Executive functioning skills is not a phrase that many parents are aware of. Indeed, they typically first understand there’s a problem when someone working in a nursery, or a preschool highlights the issue. If that rings true to you or doubts have arisen, know that you’re not alone.
It’s also possible to be an attentive parent by looking for any signs of executive functioning concerns. No single functioning difficulty confirms it – there might be multiple behavioural indicators – and each child is unique.
Here are 5 signs that your child might need assistance with their executive functioning skills.
1. They're Easily Distracted
Kids are highly active and animated; they jump from one idea to the next. Particularly with an only child, it’s tricky for a mother or father to spot the issue while lacking a reliable frame of reference. This is where staff at a preschool or a nursery may see something you haven’t up until now.
Because executive functioning skills are part of broader ADHD symptoms, your child’s ability to stay with one activity and not get distracted is severely impacted.
2. Working Memory Issues
Children with executive functioning difficulties can experience working memory issues.
You can think of working memory as the ability to hold a subject in their mind, maintain it there, and stay on task. For affected children, this can play out in a variety of ways. For example, they may be less conscious of time unless there’s a clock near them. For a timed task – such as a school test – working memory issues make it harder for children to be mindful of time.
Parents need to know that a child with a working memory problem does not do it deliberately. It is a little like the phrase: ‘Out of sight, out of mind’. Visual aids and making activities physical help to remind your child of what’s currently important.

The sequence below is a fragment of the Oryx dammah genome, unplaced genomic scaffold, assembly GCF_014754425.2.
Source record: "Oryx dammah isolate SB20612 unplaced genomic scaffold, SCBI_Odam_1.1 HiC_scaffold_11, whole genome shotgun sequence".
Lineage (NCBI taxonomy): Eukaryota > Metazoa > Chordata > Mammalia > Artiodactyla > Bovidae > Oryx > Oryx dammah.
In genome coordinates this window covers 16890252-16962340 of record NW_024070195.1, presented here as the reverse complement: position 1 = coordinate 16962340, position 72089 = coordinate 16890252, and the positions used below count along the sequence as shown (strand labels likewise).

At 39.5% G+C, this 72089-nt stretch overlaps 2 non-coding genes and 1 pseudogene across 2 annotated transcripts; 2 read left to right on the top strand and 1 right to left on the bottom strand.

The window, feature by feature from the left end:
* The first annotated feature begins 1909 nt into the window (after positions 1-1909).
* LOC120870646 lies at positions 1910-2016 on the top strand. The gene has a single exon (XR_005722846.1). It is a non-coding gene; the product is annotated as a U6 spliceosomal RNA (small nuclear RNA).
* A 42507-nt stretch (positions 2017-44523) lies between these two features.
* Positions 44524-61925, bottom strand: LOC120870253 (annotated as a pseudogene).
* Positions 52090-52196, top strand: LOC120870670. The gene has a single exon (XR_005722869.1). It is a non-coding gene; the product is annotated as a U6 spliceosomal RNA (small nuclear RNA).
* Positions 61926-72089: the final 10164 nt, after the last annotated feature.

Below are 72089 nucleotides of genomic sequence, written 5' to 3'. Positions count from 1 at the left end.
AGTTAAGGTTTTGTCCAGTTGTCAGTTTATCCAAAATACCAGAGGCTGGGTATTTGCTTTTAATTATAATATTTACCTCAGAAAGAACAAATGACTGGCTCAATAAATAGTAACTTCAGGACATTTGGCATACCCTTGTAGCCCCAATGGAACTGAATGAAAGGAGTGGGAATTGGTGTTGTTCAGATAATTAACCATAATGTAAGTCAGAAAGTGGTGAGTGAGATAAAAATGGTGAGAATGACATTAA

3. They're Overly Tired
Focusing on one activity and tiring sooner than other kids their age is another indicator.
Children with executive functioning problems can burn themselves out by playing, studying, or performing other activities with excessive intensity.
Their ability to self-regulate energy expenditure is more limited. You can help by insisting that they pace themselves and take regular short breaks.
4. Difficulty Problem Solving
Children improve their problem-solving abilities as infants through to their teenage years.
Learning by doing, children become better able to manage life’s challenges. For younger children, being patient and taking their turn when playing with other kids is something they may struggle with. Or an inability to resolve basic disagreements with other children could indicate problem-solving challenges.
5. Frequently Disorganised
A lack of organisation shows in kids when their room is messy, and they cannot clean it up.
Your child may see their messy bedroom and not understand where to begin. Being too much for them to deal with, they suffer from overwhelm. As a parent, you may have become upset believing they ignored your request to put their toys away.
You can help by breaking room organisation tasks into smaller steps. The old saying about elephants and single bites comes to mind here. Cleaning their room, a little at a time, with breaks and a system of rewards, can provide ample structure and incentives.
Build Up Crucial Executive Functioning Skills
As a parent, you may have observed that your child is disorganised, has trouble focusing, struggles with basic planning, or has little concern for time. While many children may exhibit some of these behaviours, more severe cases or when not seeing improvement as your child ages suggest executive functioning skill difficulties.
By adopting new parenting strategies, you can assist your child in functioning better. With a supportive and compassionate approach, they can adapt to and learn these crucial life skills.
Have you noticed your child struggling with any of the above executive functioning skills? Please find out more about how our academic coaching programme called X-Skills can help your child today!